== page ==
Tuesday, 22 December 2015

O rex gentium

The Christmas cards keep coming in the post day after day also eCards from some further afield, with news of family and old friends. I was delighted to learn that a former colleague from St Paul's days, Bernice Broggio, did a month's chaplaincy duty in Taormina this year, and read the blog written while I was there in December 2012. She was able to travel around and saw more of Sicily than we did. For me it was more of a long and valued retreat, in a place of great beauty, with not quite enough to do.

Talking of mail, there was one of those non-delivery notices for a 'signed for' package addressed to Clare waiting for us when we got back yesterday. I drove to the main sorting office to collect it, and despite presenting my driving license to identify myself, was not given the package because it was addressed to Clare. Without presenting her i/d or some other form of authorisation, the Post Office Terms and Conditions small print said it couldn't be handed over. Previously, this has been ignored by workers less conscientious. I noticed the man in front of me in the growing queue got the same treatment. 

How many others I wondered would be obliged to go away and come back again to collect. It took me half an hour in slow moving traffic to make the ten minute journey. For others, not living so close to the main sorting office, it would have taken that much longer to get there and be obliged to make a double trip. Doubtless many of those 'signed for' packages would be a range of small mail order gifts, as was Clare's, who later returned with me to collect Rhiannon's present. How much does this extra traffic to and from the sorting office add to seasonal traffic congestion, waste of fuel and pollution, waste of people's time? Surely there must be a better solution to ensuring goods are delivered as intended by senders. The Post Office is meant to be a service to people, not a tyranny. 

Sad to say, wherever I've been on my travels, queues to get served in Post Offices have been long, despite countries having local mailbox services in local Post Office branches, and valiant efforts to manage more queuing customers than the institution has capacity for at any time. Competing parcel delivery services do somewhat better with internet tracking services often available, but there's still room for effective innovation in this area of common life, to make home deliveries more predictable. Ah well, while I was out and about, I was at least able to get some food shopping done, to share the domestic load. I could have done more, before it was time to go into the office for the last time before Christmas. Today's great 'O' antiphon uses the image of sovereignty to hail the coming Messiah.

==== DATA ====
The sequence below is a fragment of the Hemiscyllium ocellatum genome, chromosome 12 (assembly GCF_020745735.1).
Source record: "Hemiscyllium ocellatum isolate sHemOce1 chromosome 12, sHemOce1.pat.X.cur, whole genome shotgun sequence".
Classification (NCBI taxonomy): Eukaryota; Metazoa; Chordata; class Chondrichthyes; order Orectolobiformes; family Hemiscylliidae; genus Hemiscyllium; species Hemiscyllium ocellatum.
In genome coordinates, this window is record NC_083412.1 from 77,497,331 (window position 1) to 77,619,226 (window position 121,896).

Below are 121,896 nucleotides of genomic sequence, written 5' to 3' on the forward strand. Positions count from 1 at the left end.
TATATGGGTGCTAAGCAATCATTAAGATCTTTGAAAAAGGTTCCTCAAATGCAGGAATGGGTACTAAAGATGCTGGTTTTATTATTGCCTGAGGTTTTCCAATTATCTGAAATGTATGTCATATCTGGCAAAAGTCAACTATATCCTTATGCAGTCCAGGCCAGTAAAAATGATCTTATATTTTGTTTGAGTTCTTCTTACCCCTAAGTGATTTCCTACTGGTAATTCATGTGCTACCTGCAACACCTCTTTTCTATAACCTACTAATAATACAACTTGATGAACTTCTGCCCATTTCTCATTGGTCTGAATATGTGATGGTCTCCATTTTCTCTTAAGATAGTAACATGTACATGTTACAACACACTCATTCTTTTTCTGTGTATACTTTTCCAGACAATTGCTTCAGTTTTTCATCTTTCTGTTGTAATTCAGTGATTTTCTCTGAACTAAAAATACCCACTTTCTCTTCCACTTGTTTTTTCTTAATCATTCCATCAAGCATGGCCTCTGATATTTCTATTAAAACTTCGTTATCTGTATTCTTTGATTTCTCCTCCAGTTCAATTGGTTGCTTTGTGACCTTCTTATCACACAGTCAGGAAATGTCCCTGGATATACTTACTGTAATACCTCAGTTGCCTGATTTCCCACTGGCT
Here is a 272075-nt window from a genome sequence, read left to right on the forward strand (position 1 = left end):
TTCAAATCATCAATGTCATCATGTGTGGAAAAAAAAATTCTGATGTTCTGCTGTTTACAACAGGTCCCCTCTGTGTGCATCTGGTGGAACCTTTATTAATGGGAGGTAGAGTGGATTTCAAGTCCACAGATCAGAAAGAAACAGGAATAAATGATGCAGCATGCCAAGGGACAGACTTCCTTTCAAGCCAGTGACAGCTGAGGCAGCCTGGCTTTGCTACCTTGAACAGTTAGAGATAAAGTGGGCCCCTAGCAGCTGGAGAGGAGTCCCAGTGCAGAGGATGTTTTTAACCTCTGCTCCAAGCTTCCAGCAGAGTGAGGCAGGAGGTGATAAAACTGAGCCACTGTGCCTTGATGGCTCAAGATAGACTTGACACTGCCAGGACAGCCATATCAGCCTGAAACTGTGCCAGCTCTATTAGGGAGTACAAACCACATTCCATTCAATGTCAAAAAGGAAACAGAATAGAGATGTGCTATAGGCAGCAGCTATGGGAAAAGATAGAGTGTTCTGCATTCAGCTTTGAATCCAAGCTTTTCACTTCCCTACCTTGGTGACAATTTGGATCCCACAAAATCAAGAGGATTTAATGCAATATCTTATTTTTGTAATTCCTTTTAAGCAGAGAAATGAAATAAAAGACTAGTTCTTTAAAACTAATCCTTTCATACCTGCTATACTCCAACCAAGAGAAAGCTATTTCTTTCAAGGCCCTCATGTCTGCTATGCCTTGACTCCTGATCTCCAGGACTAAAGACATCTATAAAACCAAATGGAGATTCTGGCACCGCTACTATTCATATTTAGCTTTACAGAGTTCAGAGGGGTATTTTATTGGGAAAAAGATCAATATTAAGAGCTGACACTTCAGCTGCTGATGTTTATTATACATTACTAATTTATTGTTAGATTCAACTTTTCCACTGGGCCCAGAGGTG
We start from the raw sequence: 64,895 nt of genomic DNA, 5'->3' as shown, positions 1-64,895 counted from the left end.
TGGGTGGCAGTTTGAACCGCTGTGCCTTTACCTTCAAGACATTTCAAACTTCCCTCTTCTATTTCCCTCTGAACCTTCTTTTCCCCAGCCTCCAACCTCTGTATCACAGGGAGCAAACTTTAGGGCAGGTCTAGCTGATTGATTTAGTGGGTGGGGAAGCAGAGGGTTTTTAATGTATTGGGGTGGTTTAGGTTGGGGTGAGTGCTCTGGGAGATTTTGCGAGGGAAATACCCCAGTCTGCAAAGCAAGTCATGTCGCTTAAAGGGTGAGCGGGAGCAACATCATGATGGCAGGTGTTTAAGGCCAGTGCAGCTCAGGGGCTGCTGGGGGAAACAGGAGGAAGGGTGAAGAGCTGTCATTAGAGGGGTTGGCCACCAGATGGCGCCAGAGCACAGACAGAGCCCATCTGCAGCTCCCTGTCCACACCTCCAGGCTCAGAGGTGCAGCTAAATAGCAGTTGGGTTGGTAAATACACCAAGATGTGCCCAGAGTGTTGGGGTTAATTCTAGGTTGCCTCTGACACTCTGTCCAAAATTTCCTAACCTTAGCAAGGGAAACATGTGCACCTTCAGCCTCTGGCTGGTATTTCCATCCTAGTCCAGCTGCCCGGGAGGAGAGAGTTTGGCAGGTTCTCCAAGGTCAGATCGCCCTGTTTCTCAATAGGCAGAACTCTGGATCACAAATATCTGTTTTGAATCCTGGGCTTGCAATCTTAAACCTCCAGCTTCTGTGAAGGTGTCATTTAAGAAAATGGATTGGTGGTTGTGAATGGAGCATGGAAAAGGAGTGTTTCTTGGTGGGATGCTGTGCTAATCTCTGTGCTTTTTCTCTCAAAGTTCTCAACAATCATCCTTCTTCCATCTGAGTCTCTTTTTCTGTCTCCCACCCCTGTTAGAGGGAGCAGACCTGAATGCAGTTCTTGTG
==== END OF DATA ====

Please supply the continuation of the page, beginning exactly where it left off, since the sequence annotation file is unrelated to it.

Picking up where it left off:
O King of the nations, and their desire, the cornerstone making both one; 
Come and save the human race, which you fashioned from clay.
On of the essential givens of human life together is that people of every tribe, tongue, people and nation have a symbol of shared identity, of citizenship, in the person of the king, who represents them to the rest of the world. Kings bestow honorific recognition on those who serve their country well, and represent the rule of law and governance, although these functions are carried out by others on their behalf. This merits them being described as a cornerstone or keystone of society. 
This antiphon speaks of kingship over humankind - 'King of the nations' - celebrated of Christ in the liturgy of the Sunday next before Advent. God is the author of existence. Shared acknowledgement of our creator's sovereignty calling upon the Lord in worship, is how mortal humanity can be redeemed from its self-inflicted wounds and fatal flaws.

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